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the throne of Persia was his posthumous son Shahpoor the second. The minority of this prince presented an opportunity of revenge to the Arabs of Bahhrein and Lachsa, who collected a considerable force, crossed the Persian gulf, and plundered the country in all directions. The king of Hamyar, tobbaa Hassan, incited perhaps by the fugitive chiefs who had been driven from their possessions by Shahpoor, and who had sought refuge in Yaman, at the same time made a descent on Irak. No sooner, however, had Shahpoor reached the age of sixteen, than he prepared to retaliate on the Arabs the cruelties which they had perpetrated on his subjects. His vengeance was first directed against those tribes who had gained possession of Fars, which had been the principal scene of their devastations. Not one was suffered to escape, and the captives had their shoulders pierced, and afterwards dislocated by means of a string passed through them, a punishment which gained for this Persian king the title of Dzu Lektaf, or lord of the shoulders. Shahpoor next crossed the gulf, marched through the desert as far as Yatreb, filling up all the wells, and massacring every Arab he met with. From Hedjaz he continued his destructive march into Palestine and Syria, and to Mesopotamia and Irak, where he fixed his residence at the cities of Ctesiphon and Seleucia, which, separated by the Tigris, were denominated by the Arabians Al Medaïm, or the two cities.[1] Whilst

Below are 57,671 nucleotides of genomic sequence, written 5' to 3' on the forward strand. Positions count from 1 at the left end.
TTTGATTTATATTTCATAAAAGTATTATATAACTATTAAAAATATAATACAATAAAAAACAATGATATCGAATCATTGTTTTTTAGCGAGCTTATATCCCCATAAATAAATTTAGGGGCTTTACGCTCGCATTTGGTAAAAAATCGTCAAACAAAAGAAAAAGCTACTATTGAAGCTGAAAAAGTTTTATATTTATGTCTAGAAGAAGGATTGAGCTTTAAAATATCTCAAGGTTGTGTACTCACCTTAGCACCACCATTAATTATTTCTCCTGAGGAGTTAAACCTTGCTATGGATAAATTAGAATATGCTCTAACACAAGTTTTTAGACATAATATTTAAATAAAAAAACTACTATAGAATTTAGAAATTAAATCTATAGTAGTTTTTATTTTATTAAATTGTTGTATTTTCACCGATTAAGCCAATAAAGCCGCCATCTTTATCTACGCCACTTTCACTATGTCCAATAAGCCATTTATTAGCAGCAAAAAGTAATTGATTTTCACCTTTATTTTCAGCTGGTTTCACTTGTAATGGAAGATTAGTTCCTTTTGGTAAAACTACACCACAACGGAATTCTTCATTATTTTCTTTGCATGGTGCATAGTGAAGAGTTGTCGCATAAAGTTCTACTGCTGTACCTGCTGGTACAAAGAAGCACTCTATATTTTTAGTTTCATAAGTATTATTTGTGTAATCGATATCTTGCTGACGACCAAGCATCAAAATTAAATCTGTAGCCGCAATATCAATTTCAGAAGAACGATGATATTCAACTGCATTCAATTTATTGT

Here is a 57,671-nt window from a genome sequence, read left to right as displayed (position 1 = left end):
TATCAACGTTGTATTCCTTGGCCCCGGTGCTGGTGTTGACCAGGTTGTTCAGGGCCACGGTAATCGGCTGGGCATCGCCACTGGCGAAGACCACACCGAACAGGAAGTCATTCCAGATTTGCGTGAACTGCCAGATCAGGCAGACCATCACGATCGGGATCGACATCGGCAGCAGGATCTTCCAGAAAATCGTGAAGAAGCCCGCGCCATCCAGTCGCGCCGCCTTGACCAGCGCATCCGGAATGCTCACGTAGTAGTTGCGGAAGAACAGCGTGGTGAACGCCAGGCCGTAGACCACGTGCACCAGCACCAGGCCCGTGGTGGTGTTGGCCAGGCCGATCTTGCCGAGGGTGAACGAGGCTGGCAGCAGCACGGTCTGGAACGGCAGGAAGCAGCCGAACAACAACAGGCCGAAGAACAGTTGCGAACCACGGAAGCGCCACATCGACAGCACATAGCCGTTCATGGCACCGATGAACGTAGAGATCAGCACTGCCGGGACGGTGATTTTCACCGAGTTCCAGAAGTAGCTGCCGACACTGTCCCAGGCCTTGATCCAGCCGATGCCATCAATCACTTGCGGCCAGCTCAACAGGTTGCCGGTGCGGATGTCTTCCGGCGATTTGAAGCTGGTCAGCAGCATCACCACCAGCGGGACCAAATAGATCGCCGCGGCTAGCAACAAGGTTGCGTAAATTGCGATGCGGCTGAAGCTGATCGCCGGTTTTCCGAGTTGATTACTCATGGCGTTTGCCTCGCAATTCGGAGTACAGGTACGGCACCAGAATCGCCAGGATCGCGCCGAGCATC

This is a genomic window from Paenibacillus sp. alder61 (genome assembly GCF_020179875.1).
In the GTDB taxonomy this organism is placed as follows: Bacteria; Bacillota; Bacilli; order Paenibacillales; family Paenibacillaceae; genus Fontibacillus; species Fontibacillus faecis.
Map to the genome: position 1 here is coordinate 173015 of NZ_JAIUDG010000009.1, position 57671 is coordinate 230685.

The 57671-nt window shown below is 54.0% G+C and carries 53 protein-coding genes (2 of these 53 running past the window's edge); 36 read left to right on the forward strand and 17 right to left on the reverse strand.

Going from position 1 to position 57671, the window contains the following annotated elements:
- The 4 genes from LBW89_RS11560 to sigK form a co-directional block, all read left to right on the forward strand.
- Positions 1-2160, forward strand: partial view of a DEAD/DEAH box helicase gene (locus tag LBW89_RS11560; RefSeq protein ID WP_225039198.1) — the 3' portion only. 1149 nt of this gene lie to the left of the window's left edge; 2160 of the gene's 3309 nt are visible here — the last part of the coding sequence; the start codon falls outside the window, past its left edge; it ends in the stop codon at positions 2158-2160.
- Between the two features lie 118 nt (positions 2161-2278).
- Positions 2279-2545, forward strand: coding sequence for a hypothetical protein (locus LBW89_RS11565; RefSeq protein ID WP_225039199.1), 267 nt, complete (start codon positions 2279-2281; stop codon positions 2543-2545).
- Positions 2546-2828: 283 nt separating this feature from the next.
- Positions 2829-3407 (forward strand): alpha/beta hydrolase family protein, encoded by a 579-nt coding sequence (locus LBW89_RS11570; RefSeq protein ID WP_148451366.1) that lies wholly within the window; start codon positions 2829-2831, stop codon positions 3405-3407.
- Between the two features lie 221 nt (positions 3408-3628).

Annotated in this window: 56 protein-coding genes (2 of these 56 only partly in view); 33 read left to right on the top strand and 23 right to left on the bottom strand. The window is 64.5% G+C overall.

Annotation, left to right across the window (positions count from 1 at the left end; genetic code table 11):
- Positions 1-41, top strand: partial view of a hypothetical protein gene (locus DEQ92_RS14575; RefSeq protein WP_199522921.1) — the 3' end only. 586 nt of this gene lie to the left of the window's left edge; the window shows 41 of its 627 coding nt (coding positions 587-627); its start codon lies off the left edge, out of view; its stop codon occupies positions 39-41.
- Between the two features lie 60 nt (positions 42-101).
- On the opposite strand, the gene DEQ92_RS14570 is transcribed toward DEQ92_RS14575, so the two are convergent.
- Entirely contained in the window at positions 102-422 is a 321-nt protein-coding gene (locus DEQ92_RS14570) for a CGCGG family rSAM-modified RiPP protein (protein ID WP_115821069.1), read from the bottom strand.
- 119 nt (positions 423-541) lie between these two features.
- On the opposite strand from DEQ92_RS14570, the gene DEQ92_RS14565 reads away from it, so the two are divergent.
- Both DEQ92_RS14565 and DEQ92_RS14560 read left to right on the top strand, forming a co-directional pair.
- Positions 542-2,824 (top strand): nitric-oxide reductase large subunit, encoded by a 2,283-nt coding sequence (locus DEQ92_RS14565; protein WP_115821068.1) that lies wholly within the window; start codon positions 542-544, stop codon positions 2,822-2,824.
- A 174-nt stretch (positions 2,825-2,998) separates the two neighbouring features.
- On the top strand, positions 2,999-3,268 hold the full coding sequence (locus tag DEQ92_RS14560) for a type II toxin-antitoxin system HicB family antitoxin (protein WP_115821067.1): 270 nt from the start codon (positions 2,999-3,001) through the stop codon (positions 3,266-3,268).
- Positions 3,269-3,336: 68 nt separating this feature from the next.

1. Nikbi ben Massoud, p. 329–333, in the Notices de la Bibl. du Roi, tom. ii.